There's a need for speed on PGA Tour
ORLANDO, Fla. -- In the time it takes Kevin Na to hit a putt you can watch Seasons 1-6 of "Lost." You can see your fingernails grow. You can retrace the voyages of Magellan.
I don't know if Na is the slowest player in professional golf, but according to one PGA Tour rules official I spoke with Thursday, he's in the Final Four of pokiness. Na is so slow that snails ask if they can play through.
Time doesn't stand still when Na plays; it goes backward. The only thing brief about him is his last name.
If the tour is wondering why viewers sometimes nod off during telecasts, or why you can measure round times with sundials, Na is Exhibit A. And if the tour doesn't do something about him -- and others like him -- you're going to have to buy a day/night pass to watch a tournament.
I spent a numbing 4 hours and 46 minutes following the threesome of Na, Chad Campbell and Paul Goydos during the first round of the Arnold Palmer Invitational. They teed off at 7:52 a.m. and completed their round at 12:38 p.m. At 12:39 I chugged battery acid.
Only one threesome teed off before them -- not that we ever saw it. Na & Co. never had to wait to hit a shot, were never slowed by any official rulings and had only one instance when a player (Goydos) dunked a shot in the water and had to drop. And it still took nearly FIVE HOURS!
It's not that the tour isn't aware it has a pace-of-play issue. Every pro on the Bay Hill driving range knows that Na moves slower than frozen maple syrup. And he isn't the only guy who is speed-challenged.
You could build an acropolis in the time it takes J.B. Holmes to finish a round of golf. Webb Simpson and Ben Crane aren't much better. And there others (Campbell had his moments Thursday) who play as if they're being paid by the hour.
"We talk about it every [players] meeting," said tour veteran Pat Perez. "Every meeting we talk about pace of play and we talk about course setup. But it never changes. It's a waste of time to talk about it. People aren't going to change their routine. We're playing for millions of dollars a week out here. Guys are not going to change their routine just to finish. In their mind, they're in no hurry."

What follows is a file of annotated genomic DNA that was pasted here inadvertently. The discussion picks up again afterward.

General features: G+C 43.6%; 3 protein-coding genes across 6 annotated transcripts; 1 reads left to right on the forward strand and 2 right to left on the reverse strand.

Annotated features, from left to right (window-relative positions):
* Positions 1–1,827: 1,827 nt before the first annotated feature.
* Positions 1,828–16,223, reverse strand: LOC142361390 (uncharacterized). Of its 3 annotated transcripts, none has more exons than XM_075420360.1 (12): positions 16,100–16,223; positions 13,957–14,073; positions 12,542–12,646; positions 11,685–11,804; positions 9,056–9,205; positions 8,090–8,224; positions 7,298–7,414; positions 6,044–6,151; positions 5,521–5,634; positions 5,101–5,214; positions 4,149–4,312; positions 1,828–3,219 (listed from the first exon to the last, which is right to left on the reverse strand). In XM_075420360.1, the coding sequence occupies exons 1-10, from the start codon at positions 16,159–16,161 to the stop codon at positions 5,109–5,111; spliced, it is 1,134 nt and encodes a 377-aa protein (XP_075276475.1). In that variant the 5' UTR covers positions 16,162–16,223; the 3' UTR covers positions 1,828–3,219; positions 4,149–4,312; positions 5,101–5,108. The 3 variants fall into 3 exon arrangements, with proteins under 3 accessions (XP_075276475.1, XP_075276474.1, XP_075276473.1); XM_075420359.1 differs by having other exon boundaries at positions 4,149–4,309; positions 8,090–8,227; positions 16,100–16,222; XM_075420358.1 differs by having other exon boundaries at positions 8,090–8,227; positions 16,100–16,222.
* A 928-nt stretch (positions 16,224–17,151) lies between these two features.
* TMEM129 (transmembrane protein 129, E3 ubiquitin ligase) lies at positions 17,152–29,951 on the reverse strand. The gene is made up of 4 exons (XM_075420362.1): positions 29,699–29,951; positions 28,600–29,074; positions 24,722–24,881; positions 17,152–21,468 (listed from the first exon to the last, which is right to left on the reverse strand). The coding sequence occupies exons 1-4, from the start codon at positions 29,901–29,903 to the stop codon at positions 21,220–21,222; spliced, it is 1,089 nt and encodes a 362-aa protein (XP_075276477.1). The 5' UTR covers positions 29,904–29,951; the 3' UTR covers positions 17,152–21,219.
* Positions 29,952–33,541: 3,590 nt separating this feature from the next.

Perez plays as if his golf shoes are on fire. He sees ball. He hits ball.
Na sees ball and then contemplates the meaning of life. No golf shot deserves that much attention.
I kept a stopwatch on each of the 74 shots he hit Thursday. I wouldn't start the clock until he got his yardage and pulled a club from his bag for tee shots, iron shots or wedge shots. And I wouldn't press the start button until it was Na's turn to putt and everyone else had marked his ball or finished out.
There's no getting around it though: Na is sloooooooow. By the time the Na threesome reached the eighth tee box, a rules official was there waiting for them.
"Hey, guys, a hole's opened up," said the official. "You're 8 minutes over [the accepted pace of play]."
Gee, what a surprise that an official warning was issued. Na isn't noticeably slower than his partners on most shots -- usually something in the 20-30-second range. It's when his cleats touch the greens that Na pulls the parachute on his pace of play.
Should it take 1 minute and 28 seconds to hit a single putt? It does if you're Na. To watch Na and his caddie, Kenny Harms, obsess over a putt is to watch two bumblebees circle a flower stem.